Richmond Protest-Related Fires Caused More Than $4 Million in Loses over 18-Day Period


Richmond firefighters responded to 48 fires believed to be protest-related causing more than $4 million in estimated losses from late May to mid-June, according to internal fire & EMS department analysis obtained by the Richmond Times-Dispatch (RTD).

From May 29, the Friday after George Floyd was murdered by police in Minnesota, to June 15th eight buildings, 16 dumpsters, six vehicles as well as other fires involving trash or debris, according to the RTD.

During and following those turbulent 18 days, the destruction to many businesses was evident, raising questions how so much damage resulted from seemingly peaceful protests.

Sen. Joe Morrissey (D-Richmond City) is one Richmond resident who thinks bad actors among the larger groups are vastly responsible for the fires, looting and vandalizing.

“If somebody wants to protest, let them do it as loud and as long as they want to, but what I find absolutely disgraceful and indefensible is the protests that morphed into looting, rioting, burning and destroying private property, and I have absolutely zero respect for the people engaged in that,” Morrissey said in an interview with The Virginia Star. “I think there are a lot of people who have embedded themselves in with Richmond protesters and have used it simply as an avenue to create havoc.”

Mayoral candidate and Richmond councilwoman Kim Gray, who lives in the historic neighborhood of Jackson Ward, recalled the height of the civil unrest.

“I witnessed many of the fires and I was actually out calling fires in, but I couldn’t get a response from the fire department because they said they had to get clearance from the police department, so my adult daughters and I were out putting fires out with some of our neighbors,” Gray said in an interview with The Star.

The $4 million in losses suffered does not account for businesses’ merchandise or inventory that was inside the stores which had caught fire, resulting in hundreds of thousands in additional losses.

DTLR apparel and shoe store on Broad St. was one business severely affected after the building they lease  was burnt down by a fire on May 31st. According to a company spokesman, DTLR lost $350,000 to $500,000 worth of merchandise from the fire.

“That weekend [May 29-31] for most of our members was a once-in-a-career event, and they met the moment,” Richmond Fire Chief Melvin Carter told the RTD. “I am proud of each and every member that participated or supported the overall response.”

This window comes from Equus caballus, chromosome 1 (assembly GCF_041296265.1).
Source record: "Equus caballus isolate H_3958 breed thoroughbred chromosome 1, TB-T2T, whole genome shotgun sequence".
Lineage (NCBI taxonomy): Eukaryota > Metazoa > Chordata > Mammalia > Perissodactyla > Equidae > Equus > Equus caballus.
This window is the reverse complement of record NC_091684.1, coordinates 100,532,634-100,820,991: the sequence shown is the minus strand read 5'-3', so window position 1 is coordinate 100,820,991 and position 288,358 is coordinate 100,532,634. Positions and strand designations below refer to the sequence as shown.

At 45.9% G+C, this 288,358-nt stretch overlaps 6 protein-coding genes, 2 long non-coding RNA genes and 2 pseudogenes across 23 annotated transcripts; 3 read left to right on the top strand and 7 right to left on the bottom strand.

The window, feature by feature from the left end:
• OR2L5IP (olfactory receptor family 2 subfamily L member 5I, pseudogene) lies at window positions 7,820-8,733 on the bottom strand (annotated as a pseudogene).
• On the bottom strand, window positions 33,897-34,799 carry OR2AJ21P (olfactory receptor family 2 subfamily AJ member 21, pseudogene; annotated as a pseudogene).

Other stores and building affected by fires include a Gamestop and Starbucks, Rite Aid, dollar stores, the United Daughters of the Confederacy headquarters as well as black-owned businesses in the area, among others.

“I know many, many business men and women who say they won’t relocate back down here or they are going to move [their business someplace else],” Morrissey said. “We owe those people that put life savings and sweat equity into building a business up over 20-30 years and see it destroyed. I think we have to help them out as much as any other group.”

Morrissey also said he would vote for legislation that gives relief to local businesses if brought in front of the Senate. 

Del. Lamont Bagby (D-Henrico County) declined to comment.

Both Morrissey and Gray, however, believe that Richmond is a strong city and will come out of this summer better off than before.

“I think that [Richmond] is stronger than this recent amount of vandalism and looting and fires that we’ve experienced, and I think that we’ll be able to look past this and be stronger for it,” Gray said. “In the interim though it is really tough because there were so many businesses that were already struggling [during COVID-19], there are several that will not reopen and there are several that still haven’t gotten to a point where they feel comfortable unboarding and reopening.”

The Armed Conflict Location & Event Data Project (ACLED) recorded over 7,750 demonstrations between May 26th and August 22nd linked to the Black Lives Matter (BLM) movement across more than 2,440 locations in all 50 states and Washington, DC.

The ACLED study found that 93 percent of the BLM protests were peaceful while the violent protests (7 percent) occurred in 220 locations across the country.

The study also showed that the vast majority of the nation’s largest cities – New York, Los Angeles, Chicago and Houston – experienced violent riots along with protests.

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Jacob Taylor is a reporter at The Virginia Star and the Star News Digital Network. Follow Jacob on Twitter. Email tips to [email protected]






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